Why do dogs mark their territory?

I’m sure this question has crossed every dog owners’ mind at least once. I decided to do some research on this question to see if there is a clear answer or a definite solution to the problem.

Dog Territory Marking by Cocking Leg

Urine-marking

The act of marking one’s territory is a natural instinct for all dogs.  Yet this behavior is not appropriate for one that lives inside.   We all need to remember that being territorial is a natural characteristic when it comes to dogs.  Dogs don’t usually mark their territory to “spite” their owners.  It is their way of saying “this is my house”, “don’t make yourself too comfortable”, or “this is my family”.  As human beings, we can just simply write our name on an object to let others know it belongs to us.  For dogs, on the other hand, it’s not that simple.

Anxiety

When your dog becomes anxious, this can also trigger excess territorial marking. For example; a new baby, remodeling the home, packing to move, adding a new piece of furniture, or even hearing another dog bark outside the window.  Change is a factor that can cause not only humans to be anxious, but dogs as well. As pet owners, we need to reassure our pets that everything is going to be okay and they are still wanted in our lives.

Soiling

There are easy ways to distinguish between the two. When a dog is soiling inside your home, you will notice a large urine stain from them emptying their bladder.  This could be due to the lack of house training, medical concerns, or even because your dog becomes scared and loses control of his/her bowls & bladder.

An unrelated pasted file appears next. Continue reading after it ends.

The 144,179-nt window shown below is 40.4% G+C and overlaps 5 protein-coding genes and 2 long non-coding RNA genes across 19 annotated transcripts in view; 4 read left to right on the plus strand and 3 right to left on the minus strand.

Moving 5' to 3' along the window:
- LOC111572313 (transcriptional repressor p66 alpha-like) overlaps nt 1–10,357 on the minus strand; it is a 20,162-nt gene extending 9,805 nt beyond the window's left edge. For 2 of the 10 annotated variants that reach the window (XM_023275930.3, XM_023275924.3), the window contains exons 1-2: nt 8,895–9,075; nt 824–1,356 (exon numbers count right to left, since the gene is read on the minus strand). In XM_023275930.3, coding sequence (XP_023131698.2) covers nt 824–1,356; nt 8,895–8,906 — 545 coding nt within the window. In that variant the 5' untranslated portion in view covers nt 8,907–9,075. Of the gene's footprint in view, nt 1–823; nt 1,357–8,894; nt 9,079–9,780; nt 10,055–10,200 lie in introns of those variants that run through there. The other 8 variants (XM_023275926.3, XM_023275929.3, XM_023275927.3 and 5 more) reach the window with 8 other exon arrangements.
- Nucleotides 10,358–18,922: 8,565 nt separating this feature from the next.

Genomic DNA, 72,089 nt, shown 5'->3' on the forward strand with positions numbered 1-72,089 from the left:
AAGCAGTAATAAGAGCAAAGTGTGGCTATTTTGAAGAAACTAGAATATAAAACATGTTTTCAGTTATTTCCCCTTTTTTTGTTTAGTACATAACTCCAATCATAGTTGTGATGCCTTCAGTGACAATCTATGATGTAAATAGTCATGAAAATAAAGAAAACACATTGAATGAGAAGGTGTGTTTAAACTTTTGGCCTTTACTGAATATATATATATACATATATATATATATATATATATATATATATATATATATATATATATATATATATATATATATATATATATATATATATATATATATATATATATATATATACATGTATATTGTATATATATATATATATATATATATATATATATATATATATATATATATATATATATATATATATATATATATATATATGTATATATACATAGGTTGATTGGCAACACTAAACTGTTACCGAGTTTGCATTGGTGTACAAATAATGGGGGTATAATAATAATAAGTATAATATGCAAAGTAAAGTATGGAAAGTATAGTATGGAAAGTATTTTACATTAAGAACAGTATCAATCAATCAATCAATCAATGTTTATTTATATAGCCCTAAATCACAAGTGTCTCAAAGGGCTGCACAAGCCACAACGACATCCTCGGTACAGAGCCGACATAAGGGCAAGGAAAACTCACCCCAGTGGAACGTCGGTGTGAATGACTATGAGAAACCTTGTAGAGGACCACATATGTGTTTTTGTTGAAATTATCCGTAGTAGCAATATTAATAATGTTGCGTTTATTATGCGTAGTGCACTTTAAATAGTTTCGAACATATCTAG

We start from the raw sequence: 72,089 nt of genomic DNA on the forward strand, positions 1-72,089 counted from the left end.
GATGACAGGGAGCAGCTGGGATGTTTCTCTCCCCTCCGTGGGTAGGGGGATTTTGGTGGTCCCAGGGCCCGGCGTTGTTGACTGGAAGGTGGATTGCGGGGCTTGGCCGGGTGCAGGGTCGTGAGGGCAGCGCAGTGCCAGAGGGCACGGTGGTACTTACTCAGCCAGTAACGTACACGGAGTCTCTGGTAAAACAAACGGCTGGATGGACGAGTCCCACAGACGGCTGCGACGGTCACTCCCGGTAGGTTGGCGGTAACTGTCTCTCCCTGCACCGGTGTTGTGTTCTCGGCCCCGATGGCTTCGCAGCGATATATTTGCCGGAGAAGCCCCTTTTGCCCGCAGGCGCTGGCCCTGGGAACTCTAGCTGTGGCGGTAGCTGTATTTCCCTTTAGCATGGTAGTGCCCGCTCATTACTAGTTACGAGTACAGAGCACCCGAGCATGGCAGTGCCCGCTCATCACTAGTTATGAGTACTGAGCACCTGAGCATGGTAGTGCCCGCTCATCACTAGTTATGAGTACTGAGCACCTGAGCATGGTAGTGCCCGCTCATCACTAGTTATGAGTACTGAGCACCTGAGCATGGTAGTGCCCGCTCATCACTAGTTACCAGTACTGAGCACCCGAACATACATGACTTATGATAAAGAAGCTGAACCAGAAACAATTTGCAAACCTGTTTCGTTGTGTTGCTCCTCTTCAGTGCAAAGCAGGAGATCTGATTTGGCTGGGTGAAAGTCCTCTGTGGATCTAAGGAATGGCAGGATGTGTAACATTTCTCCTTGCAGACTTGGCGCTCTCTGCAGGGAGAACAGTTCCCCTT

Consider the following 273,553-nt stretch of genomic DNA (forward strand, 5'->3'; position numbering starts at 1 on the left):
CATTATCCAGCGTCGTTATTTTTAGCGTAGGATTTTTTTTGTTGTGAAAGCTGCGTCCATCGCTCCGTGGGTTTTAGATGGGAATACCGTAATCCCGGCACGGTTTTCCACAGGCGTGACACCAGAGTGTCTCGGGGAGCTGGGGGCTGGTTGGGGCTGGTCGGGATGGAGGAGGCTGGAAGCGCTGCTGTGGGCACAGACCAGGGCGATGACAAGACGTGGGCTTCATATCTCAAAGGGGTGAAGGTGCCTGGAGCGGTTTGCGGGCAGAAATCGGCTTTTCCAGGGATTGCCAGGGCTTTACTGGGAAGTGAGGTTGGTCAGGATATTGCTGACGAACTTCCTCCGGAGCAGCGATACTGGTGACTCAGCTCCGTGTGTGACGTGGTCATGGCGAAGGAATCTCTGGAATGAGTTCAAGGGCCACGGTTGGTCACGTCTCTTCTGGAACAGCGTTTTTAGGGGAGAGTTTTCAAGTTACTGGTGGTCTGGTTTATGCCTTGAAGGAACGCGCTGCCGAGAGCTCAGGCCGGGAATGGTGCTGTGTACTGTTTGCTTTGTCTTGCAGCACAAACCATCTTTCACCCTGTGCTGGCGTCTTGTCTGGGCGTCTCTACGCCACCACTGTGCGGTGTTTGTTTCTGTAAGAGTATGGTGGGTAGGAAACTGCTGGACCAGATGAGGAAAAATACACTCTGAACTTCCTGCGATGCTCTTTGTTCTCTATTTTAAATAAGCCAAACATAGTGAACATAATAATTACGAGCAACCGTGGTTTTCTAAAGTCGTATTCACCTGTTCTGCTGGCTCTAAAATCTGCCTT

If your dog is house-broken & soiling becomes an issue, you may want to re-evaluate what  is going on not only in your home, but your dog’s life. Are there changes in your dog’s life that are scaring them? For example; construction in the area which can be very loud and frightening, or maybe your dog is having medical issues that you can’t see from their outward appearance.  Since dog’s can’t talk, it is our job as their owner to be their advocate and to pay close attention to signs they give us.

Urine-marking

Territorial marking (urine-marking) is a small amount of urine, that is generally on vertical surfaces.  Most dogs will lift their leg to mark their territory.  Some owners make take this marking to heart. For example, if you bring home a new baby or even a new significant other, your dog may make their mark on the intruder’s personal items. This isn’t their way of saying “I don’t like them,” it is just a way for your pet to reassure themselves that they still have boundaries in the home.  Let’s say you go to a friend’s house and play with their dog. When you arrive home, your dog smells the new sent and may mark their territory to reassure themselves that this is their home.

Marking His Territory

If you and your family move into a new home and there was a dog prior, your dog will want to mark their territory right away. As pet owners we need to be more understanding of certain situations for our dogs.  We put them in a new home full of the previous owners sent, not to mention the old dog’s sent as well. Your dog is going to be anxious not only because they are in a new house, but also because they can smell the old dog’s scent. Please be patient with your dog.  They are decorating their new home as most home owners do; except instead of picture frames and lawn ornaments, they use a more smellier tactic.

Solutions

There are no guarantees that dogs will stop territorial-marking permanently.  Hopefully after reading this post you may have learned some new ways to assist your dog in becoming  more comfortable, re-evaluating situations at home, or even taking them in for a check-up to make sure they are healthy.

Below are some helpful sites that list products to help eliminate urine odor and tips/guides on how to clean soiled areas.